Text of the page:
- Tier 3 – 100,000 + MWh – 1.56p/KWh
Other important criteria for the scheme include:
- A requirement for 50% of all biomethane produced, by energy content, to come from waste/residues
- The Greenhouse Gas (GHG) emission threshold has been lowered to 24g of CO2eper MJ of biomethane - compared to the current RHI limit of 34.8g
- Expansions and conversions to existing plants are not eligible, the new subsidy only applies to new biomethane injection plants
With all this in mind, the AD landscape has changed, from the position of farmers producing feedstock and utilising digestate with a significant net commercial value and also the opportunity for new AD plants.
Brown&Co can help identify AD opportunities, including planning, scoping and application, gas grid application, feasibility assessments, financial modelling and contract negotiation.
For existing plants, a multitude of factors are influencing the commercial terms around feedstock supply agreements.
The rise in global commodity prices, the substantial increase in cost of production across the majority of broad acre arable crops, an overall rise in net crop margins compared with 2020 and 2021 and more competition for a slot in the rotation have to be reflected in the commercial terms around feedstock supply agreements.
AD digestate now also has a commercial nutrient value well over its handling and spreading cost due to the cost rise of inorganic fertilisers; this was something that, in the past, had generally been harder to justify purely on a cash cost benefit where any significant distance existed between the growing land and the plant.
The landscape has now changed. To hold a net margin return of £750-800/ha, we now see a need for maize pricing delivered to plant to be between £50-60/t at 32-35% DM, depending on terms such as distance from field to plant and cost and quantity of digestate return.
There are important details to consider for both existing plants and their supply arrangements, and for new plants.
These range from the length of the term of feedstock supply, CPI increases and linkage to fertiliser cost, to the quantity and cost of digestate return and payment for removal of digestate from the plant.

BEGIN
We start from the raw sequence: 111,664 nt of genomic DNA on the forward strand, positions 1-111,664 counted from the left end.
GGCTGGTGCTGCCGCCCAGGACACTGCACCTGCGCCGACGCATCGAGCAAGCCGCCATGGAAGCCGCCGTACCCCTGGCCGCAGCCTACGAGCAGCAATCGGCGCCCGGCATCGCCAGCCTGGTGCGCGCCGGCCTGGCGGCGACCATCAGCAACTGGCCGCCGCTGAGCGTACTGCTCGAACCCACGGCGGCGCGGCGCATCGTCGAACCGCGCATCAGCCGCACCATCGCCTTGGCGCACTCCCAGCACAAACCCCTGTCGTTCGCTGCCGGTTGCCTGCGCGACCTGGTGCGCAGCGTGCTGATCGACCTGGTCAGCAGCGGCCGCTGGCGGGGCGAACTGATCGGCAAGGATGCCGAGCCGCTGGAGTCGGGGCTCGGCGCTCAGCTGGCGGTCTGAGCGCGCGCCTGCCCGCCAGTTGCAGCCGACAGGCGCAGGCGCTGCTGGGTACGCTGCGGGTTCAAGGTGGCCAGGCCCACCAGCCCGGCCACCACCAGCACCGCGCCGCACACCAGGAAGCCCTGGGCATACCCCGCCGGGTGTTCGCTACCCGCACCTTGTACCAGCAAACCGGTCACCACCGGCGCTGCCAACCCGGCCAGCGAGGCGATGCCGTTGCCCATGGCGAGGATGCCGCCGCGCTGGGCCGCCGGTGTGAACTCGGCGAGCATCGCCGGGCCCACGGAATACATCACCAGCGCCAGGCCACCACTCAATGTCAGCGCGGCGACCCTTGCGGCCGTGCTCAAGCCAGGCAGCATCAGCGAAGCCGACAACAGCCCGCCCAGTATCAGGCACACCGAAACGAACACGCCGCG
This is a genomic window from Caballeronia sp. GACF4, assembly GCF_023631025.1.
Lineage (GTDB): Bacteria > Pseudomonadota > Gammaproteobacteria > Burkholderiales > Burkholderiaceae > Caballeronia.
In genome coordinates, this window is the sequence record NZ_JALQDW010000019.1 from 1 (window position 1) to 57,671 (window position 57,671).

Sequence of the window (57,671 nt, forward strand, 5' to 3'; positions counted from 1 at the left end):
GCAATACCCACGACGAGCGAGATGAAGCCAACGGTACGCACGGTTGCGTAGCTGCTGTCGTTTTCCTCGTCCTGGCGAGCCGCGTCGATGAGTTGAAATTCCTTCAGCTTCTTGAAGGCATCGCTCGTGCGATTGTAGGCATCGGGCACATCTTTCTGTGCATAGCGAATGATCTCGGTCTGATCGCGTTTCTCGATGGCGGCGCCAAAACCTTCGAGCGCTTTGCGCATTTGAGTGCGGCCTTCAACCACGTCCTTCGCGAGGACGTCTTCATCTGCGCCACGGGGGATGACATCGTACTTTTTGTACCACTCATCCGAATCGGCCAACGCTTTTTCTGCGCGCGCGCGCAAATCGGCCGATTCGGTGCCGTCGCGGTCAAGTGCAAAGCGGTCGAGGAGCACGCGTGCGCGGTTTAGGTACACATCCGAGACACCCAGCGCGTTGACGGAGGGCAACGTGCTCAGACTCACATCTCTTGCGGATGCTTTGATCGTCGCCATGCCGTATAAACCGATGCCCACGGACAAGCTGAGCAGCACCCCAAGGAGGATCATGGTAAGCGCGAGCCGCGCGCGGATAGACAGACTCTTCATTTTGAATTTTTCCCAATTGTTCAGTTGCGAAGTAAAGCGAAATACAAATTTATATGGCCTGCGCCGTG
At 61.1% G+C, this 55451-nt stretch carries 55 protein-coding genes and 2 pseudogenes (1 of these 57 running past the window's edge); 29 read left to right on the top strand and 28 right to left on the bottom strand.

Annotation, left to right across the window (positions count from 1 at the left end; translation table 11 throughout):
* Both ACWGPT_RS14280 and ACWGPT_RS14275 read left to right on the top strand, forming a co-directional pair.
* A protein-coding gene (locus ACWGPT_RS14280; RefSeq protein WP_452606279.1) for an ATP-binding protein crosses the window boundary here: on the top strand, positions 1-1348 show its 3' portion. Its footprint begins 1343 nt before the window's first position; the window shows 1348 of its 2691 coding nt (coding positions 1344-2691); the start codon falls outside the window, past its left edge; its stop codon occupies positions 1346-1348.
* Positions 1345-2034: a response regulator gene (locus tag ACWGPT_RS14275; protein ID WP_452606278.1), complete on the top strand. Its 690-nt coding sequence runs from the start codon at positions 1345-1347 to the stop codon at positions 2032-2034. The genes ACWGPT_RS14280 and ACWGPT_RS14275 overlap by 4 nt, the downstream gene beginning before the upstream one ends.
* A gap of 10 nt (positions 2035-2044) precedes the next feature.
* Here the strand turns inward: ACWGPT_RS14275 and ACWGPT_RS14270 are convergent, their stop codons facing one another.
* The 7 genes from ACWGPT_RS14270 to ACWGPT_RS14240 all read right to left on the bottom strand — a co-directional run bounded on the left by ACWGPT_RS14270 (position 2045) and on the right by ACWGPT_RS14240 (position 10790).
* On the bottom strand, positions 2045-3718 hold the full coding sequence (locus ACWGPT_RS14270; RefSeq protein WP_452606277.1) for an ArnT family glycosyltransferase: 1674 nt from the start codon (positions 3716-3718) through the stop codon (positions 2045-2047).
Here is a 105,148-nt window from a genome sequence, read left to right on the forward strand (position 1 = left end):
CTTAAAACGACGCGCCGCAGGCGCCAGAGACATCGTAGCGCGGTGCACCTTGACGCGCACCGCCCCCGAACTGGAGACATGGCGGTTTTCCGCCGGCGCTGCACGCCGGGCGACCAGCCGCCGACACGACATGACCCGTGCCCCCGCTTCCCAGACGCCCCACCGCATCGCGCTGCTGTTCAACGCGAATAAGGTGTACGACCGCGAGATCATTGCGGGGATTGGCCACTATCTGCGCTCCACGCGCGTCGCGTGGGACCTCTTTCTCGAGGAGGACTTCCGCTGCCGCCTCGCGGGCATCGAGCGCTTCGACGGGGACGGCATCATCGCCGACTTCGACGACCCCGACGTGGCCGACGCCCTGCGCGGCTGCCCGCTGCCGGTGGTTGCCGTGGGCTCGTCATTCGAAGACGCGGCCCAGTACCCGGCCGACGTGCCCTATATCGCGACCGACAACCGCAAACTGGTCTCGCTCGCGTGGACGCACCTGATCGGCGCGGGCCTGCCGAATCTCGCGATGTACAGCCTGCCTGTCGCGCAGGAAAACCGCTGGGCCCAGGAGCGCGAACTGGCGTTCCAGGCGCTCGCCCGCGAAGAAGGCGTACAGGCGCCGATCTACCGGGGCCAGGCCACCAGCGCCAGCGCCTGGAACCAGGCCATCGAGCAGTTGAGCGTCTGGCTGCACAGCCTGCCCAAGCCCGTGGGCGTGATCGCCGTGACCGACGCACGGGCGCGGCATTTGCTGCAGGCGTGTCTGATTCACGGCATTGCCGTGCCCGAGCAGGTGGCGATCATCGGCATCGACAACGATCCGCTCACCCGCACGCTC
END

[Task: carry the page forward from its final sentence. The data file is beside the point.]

We would advise that any feedstock supply arrangements should also include a right for an equivalent quantity of digestate returned to farm – AD maize removes a great deal from soils and it needs to come back.
A new lease of life for on-farm wind energy? by Henry Haworth
Interest in onshore wind generation is firmly back on the rise in the UK since September’s mini-budget signalled a possible easing of planning restrictions.
The Feed in Tariff scheme incentivised the initial interest in wind energy but, when this tariff reduced and tougher planning regulations were introduced in 2015, the investment boom in wind ground to a halt.
In a turnaround, more favourable planning rules, combined with high energy prices and the need for local and national governments to achieve upcoming Net Zero targets, onshore wind is now a consideration for many sites.
In the days of subsidy support, most onshore turbines sold into the UK market were limited in scope, usually up to 500kW, to maximise the subsidy rates received. These units were often capable of producing up to 1MW of power.
With subsidy scheme demands gone, new installers can now install up to twice the capacity with equipment that physically looks the same and is cost comparable to models with half the total production capacity. This is significant for the potential returns of new projects.
While all this presents a positive case for investment in onshore wind, these projects still require careful upfront consideration as they are not suited to every location. Consideration must be given to wind speed, visual impact, radar interference and restrictions within grid capacity.
The UK grid is significantly constrained as a result of the new generation connections over the last 15 years and, although it is slowly receiving infrastructure upgrades, the roll out will be slow.
The highest benefit from projects will be seen where they can meet onsite use through energy savings. But, as wind cannot be easily predicted, an export connection is key to ensure any unused power can be exported and sold.
To view this edition in an interactive format please visit the link below. Don't forget to come back next Thursday for Issue 4 in our Autumn Rural Update series.